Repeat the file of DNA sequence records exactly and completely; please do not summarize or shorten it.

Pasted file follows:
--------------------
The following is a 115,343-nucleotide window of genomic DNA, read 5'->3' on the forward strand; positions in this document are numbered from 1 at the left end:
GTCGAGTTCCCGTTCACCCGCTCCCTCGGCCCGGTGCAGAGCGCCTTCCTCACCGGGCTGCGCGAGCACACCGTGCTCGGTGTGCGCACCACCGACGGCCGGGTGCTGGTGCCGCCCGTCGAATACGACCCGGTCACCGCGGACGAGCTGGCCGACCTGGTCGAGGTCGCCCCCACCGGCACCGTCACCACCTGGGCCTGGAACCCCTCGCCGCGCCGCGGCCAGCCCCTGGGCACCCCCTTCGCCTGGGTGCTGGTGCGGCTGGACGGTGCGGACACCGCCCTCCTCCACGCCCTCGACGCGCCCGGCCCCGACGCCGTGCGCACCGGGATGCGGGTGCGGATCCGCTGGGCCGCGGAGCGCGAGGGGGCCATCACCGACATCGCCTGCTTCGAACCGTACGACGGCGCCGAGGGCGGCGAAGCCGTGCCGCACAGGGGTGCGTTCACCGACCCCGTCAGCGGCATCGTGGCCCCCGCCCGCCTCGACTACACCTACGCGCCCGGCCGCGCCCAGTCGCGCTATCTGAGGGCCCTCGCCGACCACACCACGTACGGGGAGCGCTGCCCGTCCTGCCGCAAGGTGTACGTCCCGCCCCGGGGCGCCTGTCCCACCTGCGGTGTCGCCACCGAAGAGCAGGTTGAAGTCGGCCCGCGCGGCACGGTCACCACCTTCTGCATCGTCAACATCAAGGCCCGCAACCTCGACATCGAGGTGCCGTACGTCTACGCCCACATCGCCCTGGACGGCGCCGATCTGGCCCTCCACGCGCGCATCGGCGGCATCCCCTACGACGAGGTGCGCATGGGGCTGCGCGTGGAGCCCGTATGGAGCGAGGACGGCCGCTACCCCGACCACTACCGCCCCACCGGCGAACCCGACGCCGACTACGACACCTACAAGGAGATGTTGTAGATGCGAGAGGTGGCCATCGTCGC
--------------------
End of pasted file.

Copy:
The following is a 115,343-nucleotide window of genomic DNA, read 5'->3' on the forward strand; positions in this document are numbered from 1 at the left end:
GTCGAGTTCCCGTTCACCCGCTCCCTCGGCCCGGTGCAGAGCGCCTTCCTCACCGGGCTGCGCGAGCACACCGTGCTCGGTGTGCGCACCACCGACGGCCGGGTGCTGGTGCCGCCCGTCGAATACGACCCGGTCACCGCGGACGAGCTGGCCGACCTGGTCGAGGTCGCCCCCACCGGCACCGTCACCACCTGGGCCTGGAACCCCTCGCCGCGCCGCGGCCAGCCCCTGGGCACCCCCTTCGCCTGGGTGCTGGTGCGGCTGGACGGTGCGGACACCGCCCTCCTCCACGCCCTCGACGCGCCCGGCCCCGACGCCGTGCGCACCGGGATGCGGGTGCGGATCCGCTGGGCCGCGGAGCGCGAGGGGGCCATCACCGACATCGCCTGCTTCGAACCGTACGACGGCGCCGAGGGCGGCGAAGCCGTGCCGCACAGGGGTGCGTTCACCGACCCCGTCAGCGGCATCGTGGCCCCCGCCCGCCTCGACTACACCTACGCGCCCGGCCGCGCCCAGTCGCGCTATCTGAGGGCCCTCGCCGACCACACCACGTACGGGGAGCGCTGCCCGTCCTGCCGCAAGGTGTACGTCCCGCCCCGGGGCGCCTGTCCCACCTGCGGTGTCGCCACCGAAGAGCAGGTTGAAGTCGGCCCGCGCGGCACGGTCACCACCTTCTGCATCGTCAACATCAAGGCCCGCAACCTCGACATCGAGGTGCCGTACGTCTACGCCCACATCGCCCTGGACGGCGCCGATCTGGCCCTCCACGCGCGCATCGGCGGCATCCCCTACGACGAGGTGCGCATGGGGCTGCGCGTGGAGCCCGTATGGAGCGAGGACGGCCGCTACCCCGACCACTACCGCCCCACCGGCGAACCCGACGCCGACTACGACACCTACAAGGAGATGTTGTAGATGCGAGAGGTGGCCATCGTCGC